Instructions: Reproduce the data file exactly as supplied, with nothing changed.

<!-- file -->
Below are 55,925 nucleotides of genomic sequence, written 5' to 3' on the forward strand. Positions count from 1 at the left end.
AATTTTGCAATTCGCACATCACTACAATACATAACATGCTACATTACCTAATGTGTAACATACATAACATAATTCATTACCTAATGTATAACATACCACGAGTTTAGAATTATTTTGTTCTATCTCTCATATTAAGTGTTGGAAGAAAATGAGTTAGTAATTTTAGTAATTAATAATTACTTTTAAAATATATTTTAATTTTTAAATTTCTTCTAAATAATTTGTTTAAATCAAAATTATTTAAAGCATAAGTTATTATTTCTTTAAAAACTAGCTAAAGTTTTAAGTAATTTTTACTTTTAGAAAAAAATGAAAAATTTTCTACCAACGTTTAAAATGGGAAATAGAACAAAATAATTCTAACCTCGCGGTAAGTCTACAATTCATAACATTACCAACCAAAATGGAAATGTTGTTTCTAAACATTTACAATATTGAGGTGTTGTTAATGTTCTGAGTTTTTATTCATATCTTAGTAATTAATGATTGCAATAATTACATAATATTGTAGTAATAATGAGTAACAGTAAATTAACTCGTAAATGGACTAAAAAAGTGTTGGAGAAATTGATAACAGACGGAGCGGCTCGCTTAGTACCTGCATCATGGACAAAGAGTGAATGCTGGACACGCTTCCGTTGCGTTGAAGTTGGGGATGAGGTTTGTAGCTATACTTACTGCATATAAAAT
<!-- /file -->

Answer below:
Below are 55,925 nucleotides of genomic sequence, written 5' to 3' on the forward strand. Positions count from 1 at the left end.
AATTTTGCAATTCGCACATCACTACAATACATAACATGCTACATTACCTAATGTGTAACATACATAACATAATTCATTACCTAATGTATAACATACCACGAGTTTAGAATTATTTTGTTCTATCTCTCATATTAAGTGTTGGAAGAAAATGAGTTAGTAATTTTAGTAATTAATAATTACTTTTAAAATATATTTTAATTTTTAAATTTCTTCTAAATAATTTGTTTAAATCAAAATTATTTAAAGCATAAGTTATTATTTCTTTAAAAACTAGCTAAAGTTTTAAGTAATTTTTACTTTTAGAAAAAAATGAAAAATTTTCTACCAACGTTTAAAATGGGAAATAGAACAAAATAATTCTAACCTCGCGGTAAGTCTACAATTCATAACATTACCAACCAAAATGGAAATGTTGTTTCTAAACATTTACAATATTGAGGTGTTGTTAATGTTCTGAGTTTTTATTCATATCTTAGTAATTAATGATTGCAATAATTACATAATATTGTAGTAATAATGAGTAACAGTAAATTAACTCGTAAATGGACTAAAAAAGTGTTGGAGAAATTGATAACAGACGGAGCGGCTCGCTTAGTACCTGCATCATGGACAAAGAGTGAATGCTGGACACGCTTCCGTTGCGTTGAAGTTGGGGATGAGGTTTGTAGCTATACTTACTGCATATAAAAT